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I'm a system administrator. In the production environment I need to manage thousands of servers. My colleagues and I uses a central manage server and distribute its public key through other servers. So we can use this manage server to ssh to other servers.

Sometimes we need to use the root password, for example when the server is down, we need to use iLO to determine the reason.

Currently, we uses a shared root password. It's unsafe. I also looked at some single server solution like OPIE(One-time Passwords In Everything), but since we have so many servers, this is not a very good idea.

EDIT:

What I want from the password manage solution is:

  1. It should be safe, so One-time Password is a great solution.
  2. The password can be easily entered, sometimes we need to attach monitor to server, or with iLO as I mentioned above.
  3. The solution should work even the server is offline ( without any network connection )

So it's not a very good idea to set the root password to a long-and-random string, though it's generated from some known command ( like openssl passwd ). It's hard to remember, and sometimes it's hard to generate ( without my laptop around )

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1  
Are you already using a configuration management system like puppet? What are you using? –  Zoredache Dec 21 '11 at 7:39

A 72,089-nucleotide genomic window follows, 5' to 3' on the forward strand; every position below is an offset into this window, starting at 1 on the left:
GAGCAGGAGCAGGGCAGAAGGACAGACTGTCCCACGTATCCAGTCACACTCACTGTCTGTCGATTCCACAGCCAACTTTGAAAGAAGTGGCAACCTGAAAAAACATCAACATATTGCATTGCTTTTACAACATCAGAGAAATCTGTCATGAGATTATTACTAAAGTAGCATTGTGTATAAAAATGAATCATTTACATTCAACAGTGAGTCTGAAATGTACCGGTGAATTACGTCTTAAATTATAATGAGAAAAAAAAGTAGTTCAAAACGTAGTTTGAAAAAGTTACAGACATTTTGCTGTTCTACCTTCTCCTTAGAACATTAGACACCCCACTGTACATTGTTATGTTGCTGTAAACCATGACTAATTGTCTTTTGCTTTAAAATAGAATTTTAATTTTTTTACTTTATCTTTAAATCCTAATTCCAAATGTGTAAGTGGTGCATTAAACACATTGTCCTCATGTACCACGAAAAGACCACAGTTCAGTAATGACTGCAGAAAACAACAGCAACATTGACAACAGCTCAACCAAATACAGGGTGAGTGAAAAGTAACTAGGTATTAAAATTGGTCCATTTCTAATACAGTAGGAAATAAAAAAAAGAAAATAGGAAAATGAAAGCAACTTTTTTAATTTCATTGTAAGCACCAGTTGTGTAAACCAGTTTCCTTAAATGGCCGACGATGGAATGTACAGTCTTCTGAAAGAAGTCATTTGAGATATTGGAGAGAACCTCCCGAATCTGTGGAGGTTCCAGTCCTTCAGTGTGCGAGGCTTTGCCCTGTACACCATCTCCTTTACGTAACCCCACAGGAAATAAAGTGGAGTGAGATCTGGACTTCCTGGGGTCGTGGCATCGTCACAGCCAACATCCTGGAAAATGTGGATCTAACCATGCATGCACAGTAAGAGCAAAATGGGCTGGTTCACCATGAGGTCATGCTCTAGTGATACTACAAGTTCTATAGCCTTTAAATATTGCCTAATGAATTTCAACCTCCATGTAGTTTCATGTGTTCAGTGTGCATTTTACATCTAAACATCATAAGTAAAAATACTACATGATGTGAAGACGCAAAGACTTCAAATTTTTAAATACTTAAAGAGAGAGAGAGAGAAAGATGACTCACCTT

Puppet++ for this. –  Tom O'Connor Dec 21 '11 at 10:07
    
We uses cfengine :-) –  yegle Dec 23 '11 at 14:18

2 Answers 2

You could use Puppet to push out the password change to all your servers. You would define root using the user type like so:

    user { 'root':
            ensure => present,
            password => '$1$blablah$blahblahblahblah',
    }

To generate the encrypted password:

openssl passwd -1 -salt "blah"

I'd suggest perhaps changing it every month or so---maybe using a scheme that your SAs memorized. You could also distribute it via a secure method or put it in a safe.

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You could always just set a disabled password. This would prevent any network access to root, and if you boot into single user-mode most distributions will boot straight to a shell.

This probably isn't as big of a security issue as you might think it is. It is trivial to bypass the root password anyway, unless you have locked down grub with a password, pretty much anyone could simply tell grub to start bash instead of initrd.

Of course this may mean, that you should instead be figuring out how to password protect your boot-loader instead.

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